To help them reach an even broader audience, the Greater Columbus Arts Council (GCAC) is displaying around 75 art pieces related to the local Black Lives Matter movement at primarily outdoor locations in and around Columbus.
Jami Goldstein, vice president of marketing, communications and events for GCACl, said the goal was to bring the art out of the downtown area in a free and accessible way to people who likely hadn’t seen it before.
“Protest art has throughout history been recognized as this snapshot from a moment in time,” Goldstein said.
More than 200 murals were created in the city in June during protests related to the community response to the Black Lives Matter movement, Goldstein said. During that time, the Arts Council worked as a conduit between artists and businesses, connecting them so artists could be compensated for creating art to either protect damaged buildings or prevent buildings in protest areas from being damaged.
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When the art boards began being taken down, many people wanted to preserve the works, recognizing the powerful statement they made, Goldstein said.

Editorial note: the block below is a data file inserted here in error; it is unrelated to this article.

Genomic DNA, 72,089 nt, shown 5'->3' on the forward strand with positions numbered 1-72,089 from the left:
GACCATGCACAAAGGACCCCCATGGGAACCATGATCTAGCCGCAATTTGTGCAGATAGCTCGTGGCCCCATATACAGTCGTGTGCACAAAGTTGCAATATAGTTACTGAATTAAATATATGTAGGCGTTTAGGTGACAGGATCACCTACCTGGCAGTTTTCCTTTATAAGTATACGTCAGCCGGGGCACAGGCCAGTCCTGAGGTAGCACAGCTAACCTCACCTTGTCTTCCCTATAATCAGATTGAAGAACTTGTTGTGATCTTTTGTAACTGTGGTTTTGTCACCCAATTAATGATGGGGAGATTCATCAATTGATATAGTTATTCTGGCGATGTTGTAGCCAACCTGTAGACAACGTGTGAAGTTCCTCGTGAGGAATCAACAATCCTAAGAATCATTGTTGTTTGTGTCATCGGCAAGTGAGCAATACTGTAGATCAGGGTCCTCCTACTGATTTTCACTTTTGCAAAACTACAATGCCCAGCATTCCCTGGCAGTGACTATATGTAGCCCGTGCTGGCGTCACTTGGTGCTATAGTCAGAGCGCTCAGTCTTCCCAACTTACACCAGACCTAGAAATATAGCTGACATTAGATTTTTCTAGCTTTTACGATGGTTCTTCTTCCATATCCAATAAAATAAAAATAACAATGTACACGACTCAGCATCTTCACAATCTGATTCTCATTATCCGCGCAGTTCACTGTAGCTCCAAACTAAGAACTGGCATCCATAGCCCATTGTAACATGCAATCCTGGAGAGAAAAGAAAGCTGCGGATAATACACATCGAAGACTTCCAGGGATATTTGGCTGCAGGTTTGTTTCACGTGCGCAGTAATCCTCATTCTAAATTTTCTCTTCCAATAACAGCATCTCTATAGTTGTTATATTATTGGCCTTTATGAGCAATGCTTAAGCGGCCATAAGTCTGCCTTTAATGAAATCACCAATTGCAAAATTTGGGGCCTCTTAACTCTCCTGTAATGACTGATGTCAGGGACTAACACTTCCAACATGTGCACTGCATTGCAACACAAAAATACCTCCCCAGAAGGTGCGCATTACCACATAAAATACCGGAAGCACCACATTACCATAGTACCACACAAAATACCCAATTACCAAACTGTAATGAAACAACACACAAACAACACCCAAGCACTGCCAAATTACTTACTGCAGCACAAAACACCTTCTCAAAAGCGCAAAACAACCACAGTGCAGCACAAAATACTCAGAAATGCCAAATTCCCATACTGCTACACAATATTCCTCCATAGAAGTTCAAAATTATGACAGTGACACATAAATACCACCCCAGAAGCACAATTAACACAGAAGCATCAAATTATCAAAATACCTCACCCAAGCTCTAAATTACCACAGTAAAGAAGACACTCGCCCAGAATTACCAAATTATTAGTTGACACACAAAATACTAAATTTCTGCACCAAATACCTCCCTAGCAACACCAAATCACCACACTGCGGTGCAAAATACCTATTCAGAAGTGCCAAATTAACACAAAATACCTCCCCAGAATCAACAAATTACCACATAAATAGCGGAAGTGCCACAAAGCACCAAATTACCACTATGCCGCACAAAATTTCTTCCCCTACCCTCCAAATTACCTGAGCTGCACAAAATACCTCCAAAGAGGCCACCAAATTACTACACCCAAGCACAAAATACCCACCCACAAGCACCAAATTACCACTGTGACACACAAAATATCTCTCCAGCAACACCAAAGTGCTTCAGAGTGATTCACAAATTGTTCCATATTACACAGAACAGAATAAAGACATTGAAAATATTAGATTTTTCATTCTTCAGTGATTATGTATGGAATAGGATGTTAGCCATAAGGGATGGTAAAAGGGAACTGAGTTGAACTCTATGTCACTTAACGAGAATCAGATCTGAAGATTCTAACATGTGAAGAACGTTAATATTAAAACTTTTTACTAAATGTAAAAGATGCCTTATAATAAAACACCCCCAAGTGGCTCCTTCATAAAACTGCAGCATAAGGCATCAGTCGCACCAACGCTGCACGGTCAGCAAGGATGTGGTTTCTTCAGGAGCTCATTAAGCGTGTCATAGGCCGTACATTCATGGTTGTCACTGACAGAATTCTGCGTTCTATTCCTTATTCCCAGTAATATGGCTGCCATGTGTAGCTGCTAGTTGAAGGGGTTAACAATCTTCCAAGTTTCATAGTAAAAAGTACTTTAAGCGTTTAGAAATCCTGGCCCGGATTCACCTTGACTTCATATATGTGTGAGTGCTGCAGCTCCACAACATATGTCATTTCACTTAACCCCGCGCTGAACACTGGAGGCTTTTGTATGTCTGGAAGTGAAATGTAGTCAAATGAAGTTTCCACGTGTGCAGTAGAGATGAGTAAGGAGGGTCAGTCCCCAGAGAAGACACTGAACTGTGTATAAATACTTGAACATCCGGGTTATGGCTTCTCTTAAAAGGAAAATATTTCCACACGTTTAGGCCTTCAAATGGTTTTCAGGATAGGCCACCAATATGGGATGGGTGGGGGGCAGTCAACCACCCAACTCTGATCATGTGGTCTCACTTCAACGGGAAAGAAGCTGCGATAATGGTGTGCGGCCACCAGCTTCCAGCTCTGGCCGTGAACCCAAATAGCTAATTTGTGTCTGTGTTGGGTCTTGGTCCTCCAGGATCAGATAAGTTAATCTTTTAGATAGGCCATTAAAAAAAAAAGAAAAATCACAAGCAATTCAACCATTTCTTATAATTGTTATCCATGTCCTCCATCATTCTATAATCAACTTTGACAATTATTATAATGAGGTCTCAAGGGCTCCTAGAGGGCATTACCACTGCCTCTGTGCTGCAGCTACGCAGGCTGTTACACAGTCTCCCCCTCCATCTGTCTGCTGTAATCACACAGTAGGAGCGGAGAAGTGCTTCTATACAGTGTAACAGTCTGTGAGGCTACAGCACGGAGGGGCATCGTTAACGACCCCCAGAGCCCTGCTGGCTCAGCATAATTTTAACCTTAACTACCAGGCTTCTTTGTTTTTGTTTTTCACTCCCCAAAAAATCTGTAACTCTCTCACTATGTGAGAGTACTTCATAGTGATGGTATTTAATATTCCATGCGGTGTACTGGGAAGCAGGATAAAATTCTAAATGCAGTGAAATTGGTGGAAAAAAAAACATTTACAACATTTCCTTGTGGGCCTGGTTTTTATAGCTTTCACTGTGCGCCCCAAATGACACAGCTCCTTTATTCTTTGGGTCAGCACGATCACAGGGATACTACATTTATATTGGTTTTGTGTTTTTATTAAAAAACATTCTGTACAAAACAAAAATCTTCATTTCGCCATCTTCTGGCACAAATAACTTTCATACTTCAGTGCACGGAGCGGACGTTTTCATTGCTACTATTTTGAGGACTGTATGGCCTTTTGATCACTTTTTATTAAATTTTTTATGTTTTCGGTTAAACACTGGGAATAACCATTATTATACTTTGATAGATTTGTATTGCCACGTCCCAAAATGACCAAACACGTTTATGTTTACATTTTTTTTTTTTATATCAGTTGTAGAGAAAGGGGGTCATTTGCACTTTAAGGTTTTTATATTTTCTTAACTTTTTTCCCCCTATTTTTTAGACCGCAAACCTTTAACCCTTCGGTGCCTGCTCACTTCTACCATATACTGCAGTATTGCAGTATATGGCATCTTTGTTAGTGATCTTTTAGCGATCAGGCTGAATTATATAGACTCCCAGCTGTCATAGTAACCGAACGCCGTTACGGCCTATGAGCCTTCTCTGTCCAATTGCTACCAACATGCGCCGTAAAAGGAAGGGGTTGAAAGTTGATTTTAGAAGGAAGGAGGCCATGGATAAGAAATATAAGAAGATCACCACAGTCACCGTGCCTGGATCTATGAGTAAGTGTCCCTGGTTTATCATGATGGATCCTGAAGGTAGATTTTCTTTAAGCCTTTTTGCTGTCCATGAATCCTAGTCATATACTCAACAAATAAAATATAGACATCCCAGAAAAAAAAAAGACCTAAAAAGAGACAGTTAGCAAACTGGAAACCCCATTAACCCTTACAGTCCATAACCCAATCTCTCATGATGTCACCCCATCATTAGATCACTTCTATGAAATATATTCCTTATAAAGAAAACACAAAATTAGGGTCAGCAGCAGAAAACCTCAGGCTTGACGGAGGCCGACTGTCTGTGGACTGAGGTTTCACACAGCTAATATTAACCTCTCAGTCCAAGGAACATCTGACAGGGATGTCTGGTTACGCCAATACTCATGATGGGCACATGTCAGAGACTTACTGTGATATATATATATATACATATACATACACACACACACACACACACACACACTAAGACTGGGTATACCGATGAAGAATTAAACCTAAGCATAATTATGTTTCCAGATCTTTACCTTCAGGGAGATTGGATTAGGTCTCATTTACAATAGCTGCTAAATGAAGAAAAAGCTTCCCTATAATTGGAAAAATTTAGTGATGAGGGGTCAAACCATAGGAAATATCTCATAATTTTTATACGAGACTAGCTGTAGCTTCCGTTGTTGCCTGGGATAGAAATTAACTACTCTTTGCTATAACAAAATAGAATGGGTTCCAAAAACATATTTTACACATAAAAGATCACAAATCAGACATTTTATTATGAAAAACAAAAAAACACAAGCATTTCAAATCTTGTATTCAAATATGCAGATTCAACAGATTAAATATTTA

The murals displayed now, part of the #artunitescbus initiative and the Deliver Black Dreams campaign, will be on view until Jan. 21. They can be found in several locations, including Coleman’s Pointe on Civic Center Drive, Huntington Center, and Easton Town Center.
You can also find the displays by using the new Cbus ArtWalks App, available for free download from the Apple and Google for Android app stores.
The result of a collaboration between the GCAC and Can’t Stop Cbus–a community-wide volunteer effort launched in response to the pandemic–the app serves as a guide to Columbus’ indoor and outdoor public art.
Photos and descriptions of nearly 1,000 pieces of public art in central Ohio are included, and you can search for specific works by title or artist.
Goldstein said the Arts Council, after launching a public art database in 2019, had planned to develop a similar app. Can’t Stop Cbus ended up reaching out to the council about doing the same thing.
“It was kismet, really,” she said.
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